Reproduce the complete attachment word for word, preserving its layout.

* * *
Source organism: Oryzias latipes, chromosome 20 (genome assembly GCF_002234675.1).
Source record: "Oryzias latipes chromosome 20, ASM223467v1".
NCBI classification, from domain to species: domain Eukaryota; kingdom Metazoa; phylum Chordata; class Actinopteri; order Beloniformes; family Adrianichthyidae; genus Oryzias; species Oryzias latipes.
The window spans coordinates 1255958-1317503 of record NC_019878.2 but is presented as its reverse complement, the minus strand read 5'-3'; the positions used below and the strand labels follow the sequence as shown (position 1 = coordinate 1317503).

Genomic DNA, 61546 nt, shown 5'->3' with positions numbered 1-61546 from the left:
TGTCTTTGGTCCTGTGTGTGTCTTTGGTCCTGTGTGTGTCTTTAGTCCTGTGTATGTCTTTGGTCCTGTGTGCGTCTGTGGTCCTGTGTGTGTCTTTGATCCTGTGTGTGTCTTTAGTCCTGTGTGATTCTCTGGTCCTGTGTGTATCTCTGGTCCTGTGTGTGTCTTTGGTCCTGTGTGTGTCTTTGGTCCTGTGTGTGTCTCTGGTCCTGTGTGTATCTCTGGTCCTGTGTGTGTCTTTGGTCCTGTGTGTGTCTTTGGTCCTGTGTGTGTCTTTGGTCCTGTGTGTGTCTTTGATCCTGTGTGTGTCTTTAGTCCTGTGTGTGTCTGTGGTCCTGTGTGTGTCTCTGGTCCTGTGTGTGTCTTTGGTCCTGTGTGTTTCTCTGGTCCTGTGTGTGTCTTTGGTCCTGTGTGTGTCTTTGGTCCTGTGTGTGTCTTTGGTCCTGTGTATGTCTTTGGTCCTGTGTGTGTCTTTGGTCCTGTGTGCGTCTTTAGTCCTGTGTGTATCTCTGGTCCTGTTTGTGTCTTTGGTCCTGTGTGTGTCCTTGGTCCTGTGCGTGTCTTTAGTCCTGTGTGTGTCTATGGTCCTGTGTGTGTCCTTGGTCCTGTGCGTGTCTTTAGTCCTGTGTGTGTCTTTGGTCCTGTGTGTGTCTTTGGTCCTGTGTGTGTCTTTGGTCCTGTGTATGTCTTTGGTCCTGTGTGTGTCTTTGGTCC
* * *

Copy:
Source organism: Oryzias latipes, chromosome 20 (genome assembly GCF_002234675.1).
Source record: "Oryzias latipes chromosome 20, ASM223467v1".
NCBI classification, from domain to species: domain Eukaryota; kingdom Metazoa; phylum Chordata; class Actinopteri; order Beloniformes; family Adrianichthyidae; genus Oryzias; species Oryzias latipes.
The window spans coordinates 1255958-1317503 of record NC_019878.2 but is presented as its reverse complement, the minus strand read 5'-3'; the positions used below and the strand labels follow the sequence as shown (position 1 = coordinate 1317503).

Genomic DNA, 61546 nt, shown 5'->3' with positions numbered 1-61546 from the left:
TGTCTTTGGTCCTGTGTGTGTCTTTGGTCCTGTGTGTGTCTTTAGTCCTGTGTATGTCTTTGGTCCTGTGTGCGTCTGTGGTCCTGTGTGTGTCTTTGATCCTGTGTGTGTCTTTAGTCCTGTGTGATTCTCTGGTCCTGTGTGTATCTCTGGTCCTGTGTGTGTCTTTGGTCCTGTGTGTGTCTTTGGTCCTGTGTGTGTCTCTGGTCCTGTGTGTATCTCTGGTCCTGTGTGTGTCTTTGGTCCTGTGTGTGTCTTTGGTCCTGTGTGTGTCTTTGGTCCTGTGTGTGTCTTTGATCCTGTGTGTGTCTTTAGTCCTGTGTGTGTCTGTGGTCCTGTGTGTGTCTCTGGTCCTGTGTGTGTCTTTGGTCCTGTGTGTTTCTCTGGTCCTGTGTGTGTCTTTGGTCCTGTGTGTGTCTTTGGTCCTGTGTGTGTCTTTGGTCCTGTGTATGTCTTTGGTCCTGTGTGTGTCTTTGGTCCTGTGTGCGTCTTTAGTCCTGTGTGTATCTCTGGTCCTGTTTGTGTCTTTGGTCCTGTGTGTGTCCTTGGTCCTGTGCGTGTCTTTAGTCCTGTGTGTGTCTATGGTCCTGTGTGTGTCCTTGGTCCTGTGCGTGTCTTTAGTCCTGTGTGTGTCTTTGGTCCTGTGTGTGTCTTTGGTCCTGTGTGTGTCTTTGGTCCTGTGTATGTCTTTGGTCCTGTGTGTGTCTTTGGTCC